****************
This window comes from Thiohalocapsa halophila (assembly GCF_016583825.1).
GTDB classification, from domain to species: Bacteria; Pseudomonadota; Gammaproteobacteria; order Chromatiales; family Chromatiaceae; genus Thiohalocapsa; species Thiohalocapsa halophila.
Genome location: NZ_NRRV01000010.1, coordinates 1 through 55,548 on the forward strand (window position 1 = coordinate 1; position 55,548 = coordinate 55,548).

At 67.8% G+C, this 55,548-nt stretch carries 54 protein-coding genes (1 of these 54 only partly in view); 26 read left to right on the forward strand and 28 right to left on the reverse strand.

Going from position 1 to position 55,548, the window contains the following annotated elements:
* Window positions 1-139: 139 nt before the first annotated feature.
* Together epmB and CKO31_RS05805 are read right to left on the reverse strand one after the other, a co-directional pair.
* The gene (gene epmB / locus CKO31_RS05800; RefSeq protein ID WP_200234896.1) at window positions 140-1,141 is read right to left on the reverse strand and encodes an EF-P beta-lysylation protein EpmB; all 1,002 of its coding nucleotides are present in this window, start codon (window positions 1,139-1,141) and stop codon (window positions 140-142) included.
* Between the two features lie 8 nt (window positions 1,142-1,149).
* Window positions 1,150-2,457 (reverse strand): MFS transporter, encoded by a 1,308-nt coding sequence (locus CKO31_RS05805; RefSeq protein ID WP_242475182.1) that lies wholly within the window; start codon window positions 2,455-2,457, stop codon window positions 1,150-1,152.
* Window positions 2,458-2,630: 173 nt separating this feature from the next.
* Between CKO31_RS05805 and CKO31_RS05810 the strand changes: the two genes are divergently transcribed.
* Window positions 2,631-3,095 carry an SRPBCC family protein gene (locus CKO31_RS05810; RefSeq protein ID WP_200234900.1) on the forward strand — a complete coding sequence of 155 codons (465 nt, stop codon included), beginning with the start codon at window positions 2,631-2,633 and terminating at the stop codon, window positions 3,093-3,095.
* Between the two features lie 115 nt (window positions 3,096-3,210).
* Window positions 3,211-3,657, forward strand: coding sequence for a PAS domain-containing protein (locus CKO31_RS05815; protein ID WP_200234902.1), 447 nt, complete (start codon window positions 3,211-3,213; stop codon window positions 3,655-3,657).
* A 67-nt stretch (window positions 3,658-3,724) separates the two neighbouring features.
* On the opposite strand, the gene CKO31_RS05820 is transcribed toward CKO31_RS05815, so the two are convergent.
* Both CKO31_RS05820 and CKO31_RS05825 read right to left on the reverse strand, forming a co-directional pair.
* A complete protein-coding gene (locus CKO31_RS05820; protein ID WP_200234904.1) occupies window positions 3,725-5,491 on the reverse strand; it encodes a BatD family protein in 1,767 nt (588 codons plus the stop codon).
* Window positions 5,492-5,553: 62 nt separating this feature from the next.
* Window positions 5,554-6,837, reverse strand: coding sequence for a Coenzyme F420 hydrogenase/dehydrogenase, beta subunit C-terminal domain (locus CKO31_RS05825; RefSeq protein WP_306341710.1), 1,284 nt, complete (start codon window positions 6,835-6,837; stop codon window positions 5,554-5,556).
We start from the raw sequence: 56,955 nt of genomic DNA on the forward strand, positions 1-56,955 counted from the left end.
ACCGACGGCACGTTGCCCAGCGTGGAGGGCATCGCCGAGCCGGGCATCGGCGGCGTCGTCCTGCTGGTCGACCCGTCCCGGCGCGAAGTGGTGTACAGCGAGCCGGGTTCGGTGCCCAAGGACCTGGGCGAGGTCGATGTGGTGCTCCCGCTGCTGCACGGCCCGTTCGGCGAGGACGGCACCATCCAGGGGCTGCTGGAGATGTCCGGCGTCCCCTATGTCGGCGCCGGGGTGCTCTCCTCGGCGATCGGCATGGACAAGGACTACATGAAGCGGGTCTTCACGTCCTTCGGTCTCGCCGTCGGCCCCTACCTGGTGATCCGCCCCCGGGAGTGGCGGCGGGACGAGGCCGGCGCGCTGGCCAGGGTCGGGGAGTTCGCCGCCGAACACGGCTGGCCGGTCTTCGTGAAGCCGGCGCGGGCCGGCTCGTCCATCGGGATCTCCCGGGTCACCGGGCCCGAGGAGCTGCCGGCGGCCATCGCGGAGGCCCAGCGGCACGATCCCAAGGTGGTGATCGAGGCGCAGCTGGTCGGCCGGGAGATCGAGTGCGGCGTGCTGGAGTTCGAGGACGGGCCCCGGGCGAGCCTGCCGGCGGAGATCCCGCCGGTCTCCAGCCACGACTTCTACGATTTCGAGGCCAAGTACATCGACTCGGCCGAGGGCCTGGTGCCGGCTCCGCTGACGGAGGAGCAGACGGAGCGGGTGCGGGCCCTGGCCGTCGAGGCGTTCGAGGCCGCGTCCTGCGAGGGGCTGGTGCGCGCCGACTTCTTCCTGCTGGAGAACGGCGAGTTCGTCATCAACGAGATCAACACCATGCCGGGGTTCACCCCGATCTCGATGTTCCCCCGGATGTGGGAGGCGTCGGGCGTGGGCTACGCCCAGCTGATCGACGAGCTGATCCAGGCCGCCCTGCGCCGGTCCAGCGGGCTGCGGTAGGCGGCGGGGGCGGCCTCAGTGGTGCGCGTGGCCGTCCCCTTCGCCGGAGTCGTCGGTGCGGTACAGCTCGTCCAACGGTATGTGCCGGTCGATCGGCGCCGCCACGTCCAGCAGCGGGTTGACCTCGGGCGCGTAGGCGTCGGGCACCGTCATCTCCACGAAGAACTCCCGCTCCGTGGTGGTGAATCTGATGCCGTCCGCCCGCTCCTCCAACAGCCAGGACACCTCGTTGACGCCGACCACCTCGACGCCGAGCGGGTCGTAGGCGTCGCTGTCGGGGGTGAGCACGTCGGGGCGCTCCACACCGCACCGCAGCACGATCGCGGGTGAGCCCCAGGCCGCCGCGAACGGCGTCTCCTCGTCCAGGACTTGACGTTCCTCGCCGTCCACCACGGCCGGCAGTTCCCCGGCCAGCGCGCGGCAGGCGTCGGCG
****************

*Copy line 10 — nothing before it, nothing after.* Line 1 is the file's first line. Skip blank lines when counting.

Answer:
* Window positions 1,150-2,457 (reverse strand): MFS transporter, encoded by a 1,308-nt coding sequence (locus CKO31_RS05805; RefSeq protein ID WP_242475182.1) that lies wholly within the window; start codon window positions 2,455-2,457, stop codon window positions 1,150-1,152.